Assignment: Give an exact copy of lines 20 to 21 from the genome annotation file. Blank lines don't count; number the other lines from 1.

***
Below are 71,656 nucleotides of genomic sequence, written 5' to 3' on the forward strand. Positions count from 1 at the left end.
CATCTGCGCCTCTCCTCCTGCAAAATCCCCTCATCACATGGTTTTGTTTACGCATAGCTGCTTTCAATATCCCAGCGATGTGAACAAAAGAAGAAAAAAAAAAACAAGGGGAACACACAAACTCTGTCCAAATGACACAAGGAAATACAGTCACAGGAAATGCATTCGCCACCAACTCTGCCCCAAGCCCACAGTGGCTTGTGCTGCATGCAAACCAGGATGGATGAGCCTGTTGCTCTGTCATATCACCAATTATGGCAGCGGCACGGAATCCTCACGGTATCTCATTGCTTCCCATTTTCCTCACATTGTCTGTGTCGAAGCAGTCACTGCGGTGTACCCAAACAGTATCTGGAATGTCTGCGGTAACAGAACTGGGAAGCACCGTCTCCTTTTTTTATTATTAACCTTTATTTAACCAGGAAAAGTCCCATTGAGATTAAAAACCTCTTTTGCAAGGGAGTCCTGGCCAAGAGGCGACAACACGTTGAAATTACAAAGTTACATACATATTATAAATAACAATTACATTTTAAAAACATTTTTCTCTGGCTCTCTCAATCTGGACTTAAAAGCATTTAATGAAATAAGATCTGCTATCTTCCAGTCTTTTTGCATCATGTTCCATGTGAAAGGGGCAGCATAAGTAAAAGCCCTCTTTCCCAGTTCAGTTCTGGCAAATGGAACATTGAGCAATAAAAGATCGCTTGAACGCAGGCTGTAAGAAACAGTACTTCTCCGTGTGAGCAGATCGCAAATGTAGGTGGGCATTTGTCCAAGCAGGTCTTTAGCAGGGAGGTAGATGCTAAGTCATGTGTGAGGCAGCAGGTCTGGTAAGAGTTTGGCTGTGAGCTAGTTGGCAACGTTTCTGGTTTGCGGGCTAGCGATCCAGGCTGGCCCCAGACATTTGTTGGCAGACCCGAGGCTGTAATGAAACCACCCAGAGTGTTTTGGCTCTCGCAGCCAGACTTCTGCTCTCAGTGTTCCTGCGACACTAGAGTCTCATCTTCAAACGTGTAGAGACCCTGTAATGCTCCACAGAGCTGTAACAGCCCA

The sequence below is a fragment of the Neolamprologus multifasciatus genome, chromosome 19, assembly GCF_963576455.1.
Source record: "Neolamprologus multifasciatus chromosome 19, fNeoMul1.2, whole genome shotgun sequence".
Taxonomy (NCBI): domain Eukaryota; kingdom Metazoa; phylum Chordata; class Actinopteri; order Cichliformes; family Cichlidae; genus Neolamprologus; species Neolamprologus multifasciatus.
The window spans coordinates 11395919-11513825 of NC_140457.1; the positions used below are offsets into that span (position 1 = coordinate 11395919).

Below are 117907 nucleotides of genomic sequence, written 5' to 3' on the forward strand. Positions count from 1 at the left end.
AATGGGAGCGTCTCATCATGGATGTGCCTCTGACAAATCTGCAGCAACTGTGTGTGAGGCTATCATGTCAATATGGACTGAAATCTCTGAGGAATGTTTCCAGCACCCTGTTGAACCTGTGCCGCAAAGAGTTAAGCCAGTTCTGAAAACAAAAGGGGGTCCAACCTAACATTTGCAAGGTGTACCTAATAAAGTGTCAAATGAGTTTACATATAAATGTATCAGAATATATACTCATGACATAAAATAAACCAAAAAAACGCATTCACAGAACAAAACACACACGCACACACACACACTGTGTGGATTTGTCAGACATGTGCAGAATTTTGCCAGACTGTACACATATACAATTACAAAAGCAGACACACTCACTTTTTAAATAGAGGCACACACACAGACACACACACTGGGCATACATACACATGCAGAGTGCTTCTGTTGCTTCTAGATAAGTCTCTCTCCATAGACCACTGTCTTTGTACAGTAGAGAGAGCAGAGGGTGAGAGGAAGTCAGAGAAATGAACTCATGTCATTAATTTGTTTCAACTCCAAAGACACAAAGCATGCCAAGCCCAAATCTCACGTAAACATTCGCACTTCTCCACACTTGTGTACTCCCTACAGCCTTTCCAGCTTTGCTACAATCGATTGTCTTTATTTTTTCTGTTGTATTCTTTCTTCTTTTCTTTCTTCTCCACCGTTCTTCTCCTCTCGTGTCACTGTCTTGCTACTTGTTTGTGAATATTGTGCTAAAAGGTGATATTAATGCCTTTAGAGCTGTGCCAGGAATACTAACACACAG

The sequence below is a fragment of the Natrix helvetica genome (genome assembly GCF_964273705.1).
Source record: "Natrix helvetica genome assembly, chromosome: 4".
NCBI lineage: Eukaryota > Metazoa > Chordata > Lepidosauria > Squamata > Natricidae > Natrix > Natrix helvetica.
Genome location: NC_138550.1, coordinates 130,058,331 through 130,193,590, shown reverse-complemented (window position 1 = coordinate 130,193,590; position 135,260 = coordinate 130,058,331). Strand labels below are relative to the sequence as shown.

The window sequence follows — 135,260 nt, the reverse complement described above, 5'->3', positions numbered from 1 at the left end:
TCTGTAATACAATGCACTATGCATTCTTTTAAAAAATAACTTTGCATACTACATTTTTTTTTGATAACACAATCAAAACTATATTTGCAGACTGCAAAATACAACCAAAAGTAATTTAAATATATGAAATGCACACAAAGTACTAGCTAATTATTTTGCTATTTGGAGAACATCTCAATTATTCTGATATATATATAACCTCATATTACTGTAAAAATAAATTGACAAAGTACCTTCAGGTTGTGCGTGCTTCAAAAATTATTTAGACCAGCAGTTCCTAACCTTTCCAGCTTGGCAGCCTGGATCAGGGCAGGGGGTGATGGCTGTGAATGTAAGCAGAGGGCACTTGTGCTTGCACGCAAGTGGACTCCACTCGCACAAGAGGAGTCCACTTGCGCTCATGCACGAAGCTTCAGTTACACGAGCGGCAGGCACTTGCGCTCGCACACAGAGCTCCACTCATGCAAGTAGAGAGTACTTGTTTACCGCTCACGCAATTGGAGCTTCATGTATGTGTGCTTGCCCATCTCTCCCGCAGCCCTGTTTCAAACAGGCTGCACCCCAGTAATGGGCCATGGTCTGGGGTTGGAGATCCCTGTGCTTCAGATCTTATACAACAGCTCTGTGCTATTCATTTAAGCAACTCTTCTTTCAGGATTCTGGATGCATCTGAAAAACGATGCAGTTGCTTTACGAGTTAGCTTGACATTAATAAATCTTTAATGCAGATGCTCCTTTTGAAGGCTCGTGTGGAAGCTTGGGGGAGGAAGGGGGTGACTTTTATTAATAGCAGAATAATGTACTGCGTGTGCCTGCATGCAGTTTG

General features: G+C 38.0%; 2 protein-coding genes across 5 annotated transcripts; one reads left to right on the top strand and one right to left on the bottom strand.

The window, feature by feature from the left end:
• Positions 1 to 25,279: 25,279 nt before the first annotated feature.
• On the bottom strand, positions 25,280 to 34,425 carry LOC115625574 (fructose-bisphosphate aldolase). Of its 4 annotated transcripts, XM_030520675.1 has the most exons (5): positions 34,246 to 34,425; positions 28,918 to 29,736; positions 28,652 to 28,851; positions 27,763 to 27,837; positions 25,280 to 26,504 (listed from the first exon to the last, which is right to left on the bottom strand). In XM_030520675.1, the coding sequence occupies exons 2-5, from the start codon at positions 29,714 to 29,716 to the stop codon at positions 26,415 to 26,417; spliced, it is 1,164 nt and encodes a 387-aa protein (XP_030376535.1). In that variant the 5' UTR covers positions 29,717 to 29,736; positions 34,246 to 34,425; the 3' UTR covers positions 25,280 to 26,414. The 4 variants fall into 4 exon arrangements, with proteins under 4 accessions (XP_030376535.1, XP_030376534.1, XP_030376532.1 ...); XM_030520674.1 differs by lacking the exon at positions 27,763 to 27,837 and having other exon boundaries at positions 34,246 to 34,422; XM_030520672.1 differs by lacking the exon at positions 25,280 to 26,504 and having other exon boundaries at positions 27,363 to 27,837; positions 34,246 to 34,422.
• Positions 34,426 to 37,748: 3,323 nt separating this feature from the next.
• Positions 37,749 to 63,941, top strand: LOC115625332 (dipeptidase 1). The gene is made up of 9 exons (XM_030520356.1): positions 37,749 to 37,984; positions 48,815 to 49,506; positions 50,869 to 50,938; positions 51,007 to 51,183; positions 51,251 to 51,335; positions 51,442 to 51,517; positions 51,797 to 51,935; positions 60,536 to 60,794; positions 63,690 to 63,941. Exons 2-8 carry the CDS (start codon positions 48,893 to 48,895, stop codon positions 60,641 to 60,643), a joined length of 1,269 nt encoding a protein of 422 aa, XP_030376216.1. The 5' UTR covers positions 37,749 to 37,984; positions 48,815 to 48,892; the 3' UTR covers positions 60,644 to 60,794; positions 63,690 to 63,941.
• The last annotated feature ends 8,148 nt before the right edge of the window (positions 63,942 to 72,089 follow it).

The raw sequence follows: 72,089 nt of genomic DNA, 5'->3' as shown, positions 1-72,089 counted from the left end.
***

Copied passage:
• Positions 37,749 to 63,941, top strand: LOC115625332 (dipeptidase 1). The gene is made up of 9 exons (XM_030520356.1): positions 37,749 to 37,984; positions 48,815 to 49,506; positions 50,869 to 50,938; positions 51,007 to 51,183; positions 51,251 to 51,335; positions 51,442 to 51,517; positions 51,797 to 51,935; positions 60,536 to 60,794; positions 63,690 to 63,941. Exons 2-8 carry the CDS (start codon positions 48,893 to 48,895, stop codon positions 60,641 to 60,643), a joined length of 1,269 nt encoding a protein of 422 aa, XP_030376216.1. The 5' UTR covers positions 37,749 to 37,984; positions 48,815 to 48,892; the 3' UTR covers positions 60,644 to 60,794; positions 63,690 to 63,941.
• The last annotated feature ends 8,148 nt before the right edge of the window (positions 63,942 to 72,089 follow it).